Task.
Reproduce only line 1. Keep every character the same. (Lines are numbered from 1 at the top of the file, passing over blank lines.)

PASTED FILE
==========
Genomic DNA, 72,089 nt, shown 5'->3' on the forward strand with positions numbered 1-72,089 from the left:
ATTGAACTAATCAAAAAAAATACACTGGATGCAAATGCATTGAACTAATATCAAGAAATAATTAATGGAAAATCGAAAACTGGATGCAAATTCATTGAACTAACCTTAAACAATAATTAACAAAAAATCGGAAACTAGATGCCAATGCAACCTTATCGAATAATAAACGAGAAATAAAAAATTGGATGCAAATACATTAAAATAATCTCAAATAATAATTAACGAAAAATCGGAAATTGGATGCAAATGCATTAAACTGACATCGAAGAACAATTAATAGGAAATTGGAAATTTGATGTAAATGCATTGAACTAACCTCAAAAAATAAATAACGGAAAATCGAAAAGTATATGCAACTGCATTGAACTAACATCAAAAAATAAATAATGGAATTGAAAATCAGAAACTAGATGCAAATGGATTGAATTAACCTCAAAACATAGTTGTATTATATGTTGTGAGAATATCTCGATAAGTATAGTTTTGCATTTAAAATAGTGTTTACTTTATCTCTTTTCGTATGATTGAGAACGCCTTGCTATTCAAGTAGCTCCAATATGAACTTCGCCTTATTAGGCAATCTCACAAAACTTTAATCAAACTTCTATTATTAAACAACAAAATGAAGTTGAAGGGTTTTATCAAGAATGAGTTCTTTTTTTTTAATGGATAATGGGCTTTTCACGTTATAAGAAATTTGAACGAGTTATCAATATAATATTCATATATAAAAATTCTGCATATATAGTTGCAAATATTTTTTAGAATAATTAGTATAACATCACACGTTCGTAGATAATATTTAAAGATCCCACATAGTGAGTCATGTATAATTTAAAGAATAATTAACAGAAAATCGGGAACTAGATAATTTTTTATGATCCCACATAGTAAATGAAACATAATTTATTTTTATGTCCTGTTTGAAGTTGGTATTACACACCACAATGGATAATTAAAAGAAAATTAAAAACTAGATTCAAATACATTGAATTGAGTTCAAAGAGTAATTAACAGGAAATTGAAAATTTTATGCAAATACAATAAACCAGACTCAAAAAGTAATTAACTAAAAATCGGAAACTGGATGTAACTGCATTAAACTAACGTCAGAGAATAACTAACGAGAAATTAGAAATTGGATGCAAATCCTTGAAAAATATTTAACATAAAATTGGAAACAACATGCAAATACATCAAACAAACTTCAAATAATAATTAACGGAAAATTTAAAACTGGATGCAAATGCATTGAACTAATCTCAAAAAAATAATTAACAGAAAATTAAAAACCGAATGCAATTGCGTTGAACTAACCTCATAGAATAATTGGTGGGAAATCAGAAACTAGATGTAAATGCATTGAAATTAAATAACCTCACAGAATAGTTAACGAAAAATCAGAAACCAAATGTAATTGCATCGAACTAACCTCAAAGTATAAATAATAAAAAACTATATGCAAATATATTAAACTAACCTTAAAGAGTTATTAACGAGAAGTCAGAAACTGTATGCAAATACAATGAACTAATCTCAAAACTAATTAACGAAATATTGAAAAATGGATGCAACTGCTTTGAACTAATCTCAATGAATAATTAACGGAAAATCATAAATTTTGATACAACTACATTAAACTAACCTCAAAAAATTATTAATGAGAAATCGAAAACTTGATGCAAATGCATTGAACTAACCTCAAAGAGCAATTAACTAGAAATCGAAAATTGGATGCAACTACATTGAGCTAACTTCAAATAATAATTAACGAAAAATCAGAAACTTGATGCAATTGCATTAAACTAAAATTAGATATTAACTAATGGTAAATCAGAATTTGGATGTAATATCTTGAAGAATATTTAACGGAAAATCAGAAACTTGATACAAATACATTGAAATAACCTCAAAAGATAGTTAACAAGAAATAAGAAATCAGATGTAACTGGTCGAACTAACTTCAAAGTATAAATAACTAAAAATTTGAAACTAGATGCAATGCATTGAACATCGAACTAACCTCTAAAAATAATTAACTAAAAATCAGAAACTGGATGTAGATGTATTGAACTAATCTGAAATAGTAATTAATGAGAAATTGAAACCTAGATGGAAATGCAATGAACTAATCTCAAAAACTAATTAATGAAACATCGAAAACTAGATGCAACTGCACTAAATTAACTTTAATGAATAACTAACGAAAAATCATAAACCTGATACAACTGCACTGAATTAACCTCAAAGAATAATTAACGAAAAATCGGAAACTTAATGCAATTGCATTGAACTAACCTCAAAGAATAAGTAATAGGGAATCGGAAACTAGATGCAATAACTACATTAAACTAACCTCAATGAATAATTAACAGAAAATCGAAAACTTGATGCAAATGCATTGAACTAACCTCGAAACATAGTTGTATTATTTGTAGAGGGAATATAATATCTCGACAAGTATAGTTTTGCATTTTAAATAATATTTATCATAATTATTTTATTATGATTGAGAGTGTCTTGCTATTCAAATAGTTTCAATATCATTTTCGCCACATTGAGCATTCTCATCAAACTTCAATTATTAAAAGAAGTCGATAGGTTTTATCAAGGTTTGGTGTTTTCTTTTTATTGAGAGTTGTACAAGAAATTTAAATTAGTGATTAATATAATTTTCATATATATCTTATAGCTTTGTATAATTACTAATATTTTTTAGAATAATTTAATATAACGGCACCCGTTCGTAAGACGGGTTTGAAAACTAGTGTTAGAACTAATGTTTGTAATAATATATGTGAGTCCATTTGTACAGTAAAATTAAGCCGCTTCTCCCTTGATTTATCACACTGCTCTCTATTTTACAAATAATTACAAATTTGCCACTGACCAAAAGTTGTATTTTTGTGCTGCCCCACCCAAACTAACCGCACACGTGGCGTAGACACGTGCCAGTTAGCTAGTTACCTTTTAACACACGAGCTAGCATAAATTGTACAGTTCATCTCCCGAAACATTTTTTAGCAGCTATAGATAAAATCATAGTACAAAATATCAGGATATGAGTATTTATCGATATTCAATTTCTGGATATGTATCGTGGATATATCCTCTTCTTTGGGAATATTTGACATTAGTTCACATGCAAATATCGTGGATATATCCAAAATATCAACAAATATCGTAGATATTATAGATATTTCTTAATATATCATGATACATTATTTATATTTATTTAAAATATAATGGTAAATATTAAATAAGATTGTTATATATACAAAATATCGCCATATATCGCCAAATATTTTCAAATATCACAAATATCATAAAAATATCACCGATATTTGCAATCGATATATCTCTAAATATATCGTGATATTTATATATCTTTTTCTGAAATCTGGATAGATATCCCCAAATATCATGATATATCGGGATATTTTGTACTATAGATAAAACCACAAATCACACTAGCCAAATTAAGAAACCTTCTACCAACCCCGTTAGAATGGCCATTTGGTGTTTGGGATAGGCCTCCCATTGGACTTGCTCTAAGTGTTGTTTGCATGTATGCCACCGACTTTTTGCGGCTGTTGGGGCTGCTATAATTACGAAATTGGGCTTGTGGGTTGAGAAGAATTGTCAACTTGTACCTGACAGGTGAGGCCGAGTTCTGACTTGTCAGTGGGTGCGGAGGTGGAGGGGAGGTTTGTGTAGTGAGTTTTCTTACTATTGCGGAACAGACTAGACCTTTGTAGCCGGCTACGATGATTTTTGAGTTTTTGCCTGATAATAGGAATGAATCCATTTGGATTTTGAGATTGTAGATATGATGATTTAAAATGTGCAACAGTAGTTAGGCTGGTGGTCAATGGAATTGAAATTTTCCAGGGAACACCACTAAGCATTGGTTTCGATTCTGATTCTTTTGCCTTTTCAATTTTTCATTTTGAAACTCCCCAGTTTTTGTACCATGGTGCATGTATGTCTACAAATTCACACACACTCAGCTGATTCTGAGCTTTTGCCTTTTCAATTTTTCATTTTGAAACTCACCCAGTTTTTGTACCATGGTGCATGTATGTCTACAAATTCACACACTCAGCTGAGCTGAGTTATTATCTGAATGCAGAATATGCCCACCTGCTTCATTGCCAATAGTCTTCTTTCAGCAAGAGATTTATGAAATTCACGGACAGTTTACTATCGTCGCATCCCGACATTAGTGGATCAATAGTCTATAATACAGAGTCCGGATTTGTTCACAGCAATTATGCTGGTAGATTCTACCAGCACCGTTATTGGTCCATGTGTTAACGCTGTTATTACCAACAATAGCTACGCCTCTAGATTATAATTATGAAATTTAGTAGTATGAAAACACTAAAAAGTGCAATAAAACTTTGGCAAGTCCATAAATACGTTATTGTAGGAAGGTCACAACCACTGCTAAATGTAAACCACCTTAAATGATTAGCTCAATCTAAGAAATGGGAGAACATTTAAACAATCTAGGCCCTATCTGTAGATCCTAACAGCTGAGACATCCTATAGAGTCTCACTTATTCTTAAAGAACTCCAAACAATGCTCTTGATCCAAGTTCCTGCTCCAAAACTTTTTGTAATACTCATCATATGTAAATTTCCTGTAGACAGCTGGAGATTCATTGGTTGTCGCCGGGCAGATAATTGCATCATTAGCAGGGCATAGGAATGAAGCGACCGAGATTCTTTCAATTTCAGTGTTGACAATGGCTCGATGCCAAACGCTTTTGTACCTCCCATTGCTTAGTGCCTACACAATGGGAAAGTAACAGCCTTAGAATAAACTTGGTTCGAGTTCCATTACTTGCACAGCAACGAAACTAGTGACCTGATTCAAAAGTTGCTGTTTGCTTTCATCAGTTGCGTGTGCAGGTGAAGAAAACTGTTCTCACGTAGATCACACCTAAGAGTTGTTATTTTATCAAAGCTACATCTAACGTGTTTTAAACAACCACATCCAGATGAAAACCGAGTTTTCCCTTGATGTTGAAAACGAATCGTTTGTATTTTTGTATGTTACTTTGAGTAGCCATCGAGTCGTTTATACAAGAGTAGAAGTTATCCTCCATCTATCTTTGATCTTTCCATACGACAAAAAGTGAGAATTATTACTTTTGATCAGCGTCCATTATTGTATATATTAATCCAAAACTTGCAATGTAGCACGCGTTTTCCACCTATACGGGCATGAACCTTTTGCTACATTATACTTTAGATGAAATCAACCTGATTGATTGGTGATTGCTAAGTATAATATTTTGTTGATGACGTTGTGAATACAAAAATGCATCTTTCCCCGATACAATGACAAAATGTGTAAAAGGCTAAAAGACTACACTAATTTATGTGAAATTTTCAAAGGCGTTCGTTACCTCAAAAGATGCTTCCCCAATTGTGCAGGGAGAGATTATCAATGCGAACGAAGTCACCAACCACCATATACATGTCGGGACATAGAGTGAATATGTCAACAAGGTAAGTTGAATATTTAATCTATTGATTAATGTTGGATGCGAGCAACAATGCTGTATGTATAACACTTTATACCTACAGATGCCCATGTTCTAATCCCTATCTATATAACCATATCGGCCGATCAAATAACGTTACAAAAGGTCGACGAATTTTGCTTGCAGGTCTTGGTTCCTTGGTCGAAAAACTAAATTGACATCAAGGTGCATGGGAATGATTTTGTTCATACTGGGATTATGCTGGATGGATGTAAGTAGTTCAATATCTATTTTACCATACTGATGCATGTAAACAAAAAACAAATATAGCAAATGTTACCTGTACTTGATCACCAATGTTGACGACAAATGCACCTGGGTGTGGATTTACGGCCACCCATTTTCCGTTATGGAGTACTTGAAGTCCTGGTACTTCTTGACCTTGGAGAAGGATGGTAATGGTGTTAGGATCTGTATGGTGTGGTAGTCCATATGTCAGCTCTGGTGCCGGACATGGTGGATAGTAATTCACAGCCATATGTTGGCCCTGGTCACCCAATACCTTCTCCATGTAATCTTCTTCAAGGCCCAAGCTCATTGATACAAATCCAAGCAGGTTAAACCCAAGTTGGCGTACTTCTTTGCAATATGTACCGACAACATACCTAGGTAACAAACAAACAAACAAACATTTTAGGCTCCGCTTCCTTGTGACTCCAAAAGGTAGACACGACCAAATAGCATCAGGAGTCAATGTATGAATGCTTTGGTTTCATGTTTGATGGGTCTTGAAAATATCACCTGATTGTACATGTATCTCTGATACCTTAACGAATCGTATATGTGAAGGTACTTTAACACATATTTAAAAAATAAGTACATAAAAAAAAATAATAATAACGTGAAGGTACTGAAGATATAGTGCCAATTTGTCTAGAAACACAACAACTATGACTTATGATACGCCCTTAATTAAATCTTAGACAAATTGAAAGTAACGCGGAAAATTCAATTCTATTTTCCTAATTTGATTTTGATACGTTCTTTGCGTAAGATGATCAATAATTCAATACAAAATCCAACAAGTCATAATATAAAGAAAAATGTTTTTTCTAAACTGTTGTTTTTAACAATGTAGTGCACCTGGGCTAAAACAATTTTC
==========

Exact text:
Genomic DNA, 72,089 nt, shown 5'->3' on the forward strand with positions numbered 1-72,089 from the left: